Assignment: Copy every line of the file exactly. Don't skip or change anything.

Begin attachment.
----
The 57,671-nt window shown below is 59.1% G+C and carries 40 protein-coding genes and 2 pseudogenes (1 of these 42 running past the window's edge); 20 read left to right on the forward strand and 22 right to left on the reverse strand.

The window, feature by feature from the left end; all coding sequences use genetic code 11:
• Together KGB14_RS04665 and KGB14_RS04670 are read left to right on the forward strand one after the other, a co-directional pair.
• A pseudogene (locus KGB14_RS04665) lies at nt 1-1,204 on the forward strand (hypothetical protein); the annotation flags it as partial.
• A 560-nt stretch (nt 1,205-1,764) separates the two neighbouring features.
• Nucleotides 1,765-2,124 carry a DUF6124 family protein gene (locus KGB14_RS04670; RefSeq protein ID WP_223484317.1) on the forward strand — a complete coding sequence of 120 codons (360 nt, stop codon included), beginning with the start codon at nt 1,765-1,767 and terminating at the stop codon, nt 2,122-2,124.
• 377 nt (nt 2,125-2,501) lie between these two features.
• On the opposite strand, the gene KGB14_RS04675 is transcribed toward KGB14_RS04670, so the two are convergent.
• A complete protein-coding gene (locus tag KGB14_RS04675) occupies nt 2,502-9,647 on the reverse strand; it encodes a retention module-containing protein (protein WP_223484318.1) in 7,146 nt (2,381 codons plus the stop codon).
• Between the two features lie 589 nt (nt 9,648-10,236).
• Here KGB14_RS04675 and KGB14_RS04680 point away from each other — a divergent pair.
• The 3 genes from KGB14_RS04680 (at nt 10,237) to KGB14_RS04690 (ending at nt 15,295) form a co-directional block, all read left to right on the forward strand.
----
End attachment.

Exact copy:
The 57,671-nt window shown below is 59.1% G+C and carries 40 protein-coding genes and 2 pseudogenes (1 of these 42 running past the window's edge); 20 read left to right on the forward strand and 22 right to left on the reverse strand.

The window, feature by feature from the left end; all coding sequences use genetic code 11:
• Together KGB14_RS04665 and KGB14_RS04670 are read left to right on the forward strand one after the other, a co-directional pair.
• A pseudogene (locus KGB14_RS04665) lies at nt 1-1,204 on the forward strand (hypothetical protein); the annotation flags it as partial.
• A 560-nt stretch (nt 1,205-1,764) separates the two neighbouring features.
• Nucleotides 1,765-2,124 carry a DUF6124 family protein gene (locus KGB14_RS04670; RefSeq protein ID WP_223484317.1) on the forward strand — a complete coding sequence of 120 codons (360 nt, stop codon included), beginning with the start codon at nt 1,765-1,767 and terminating at the stop codon, nt 2,122-2,124.
• 377 nt (nt 2,125-2,501) lie between these two features.
• On the opposite strand, the gene KGB14_RS04675 is transcribed toward KGB14_RS04670, so the two are convergent.
• A complete protein-coding gene (locus tag KGB14_RS04675) occupies nt 2,502-9,647 on the reverse strand; it encodes a retention module-containing protein (protein WP_223484318.1) in 7,146 nt (2,381 codons plus the stop codon).
• Between the two features lie 589 nt (nt 9,648-10,236).
• Here KGB14_RS04675 and KGB14_RS04680 point away from each other — a divergent pair.
• The 3 genes from KGB14_RS04680 (at nt 10,237) to KGB14_RS04690 (ending at nt 15,295) form a co-directional block, all read left to right on the forward strand.